Immediately, I thought this was quite comical — as I’d just reached my destination — but then I really thought about it, and the lyrics in the song just describe the fight that people take to get to wherever they want to be in life, whether that’s a tiny step or a huge mountain.

The lyrics are so inspirational and I think so poignant, specifically for people like us, whose small achievements each day may go unnoticed by so many people. Please take a listen, I cannot describe the uplifting feeling I get from it!

So never forget the distance that you have come!

Please help out my Tourette Syndrome awareness efforts

Hi! For the Tourette Syndrome Awareness Month and European TS Awareness Day (June 7), I’m collecting as many “versions” of Tourette’s as I can, using the logo of the Dutch TSA. Can you help me with this?

What you need to do is take the circles below and fill them the way TS is for you — the big stuff in the big circles, and the small stuff in the small circles.

For everyone, Tourette is different, so for everyone the circles are different! As you can see in the example below, you can add circles if you want to, or leave them the way it is.

You can send your version of TS to me via e-mail ( or on Twitter (@iLaura_B, @Touretteprobs or @StichtingGTS). I want to make a video and/or collage of it, so it would mean a lot to me if I had a lot more of them!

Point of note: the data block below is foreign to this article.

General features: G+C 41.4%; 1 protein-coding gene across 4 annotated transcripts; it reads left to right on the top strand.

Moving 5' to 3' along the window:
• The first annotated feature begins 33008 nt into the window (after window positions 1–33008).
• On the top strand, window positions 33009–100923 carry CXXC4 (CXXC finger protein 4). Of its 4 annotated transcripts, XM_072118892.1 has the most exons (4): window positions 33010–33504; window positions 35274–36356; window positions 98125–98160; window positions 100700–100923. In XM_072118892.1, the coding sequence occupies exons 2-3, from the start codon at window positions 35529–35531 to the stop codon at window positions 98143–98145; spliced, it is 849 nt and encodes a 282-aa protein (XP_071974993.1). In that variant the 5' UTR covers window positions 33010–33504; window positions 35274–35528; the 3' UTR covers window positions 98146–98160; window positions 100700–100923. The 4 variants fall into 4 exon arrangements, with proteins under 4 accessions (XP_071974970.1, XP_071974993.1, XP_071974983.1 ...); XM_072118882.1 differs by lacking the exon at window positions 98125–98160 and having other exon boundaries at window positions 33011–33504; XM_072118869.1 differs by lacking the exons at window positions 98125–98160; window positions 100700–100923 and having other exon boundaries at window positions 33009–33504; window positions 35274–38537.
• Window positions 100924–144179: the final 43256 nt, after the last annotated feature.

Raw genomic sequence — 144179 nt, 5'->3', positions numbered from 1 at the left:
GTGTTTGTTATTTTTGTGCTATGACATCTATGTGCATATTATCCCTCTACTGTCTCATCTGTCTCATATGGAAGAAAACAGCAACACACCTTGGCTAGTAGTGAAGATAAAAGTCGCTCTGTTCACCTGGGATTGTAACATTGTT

Support is one of the best things in the world

All I can say is WOW. I just got back from a dinner with my parents and grandparents to see all of your love and support. I was shocked when I saw that so many people had commented on this post to let me know how much you guys support me.

I read every single comment, and each and every one made me feel like I am important, I am someone, I am making a difference, and I am a part of this amazing TS community. You are all amazing, and you all made me feel so much better!

I know my mom truly loves me, cares about me, and wants the best for me in life, but I believe I also now need to accept that she just can’t understand what Tourette Syndrome truly is and what I go though with it every day.

For me, you guys and my amazing friends from high school and college are my rock. You make me feel loved, understood and accepted. Sometimes after I have a conversation like this with my mom, I feel hopeless, but coming back to this brightened my spirits.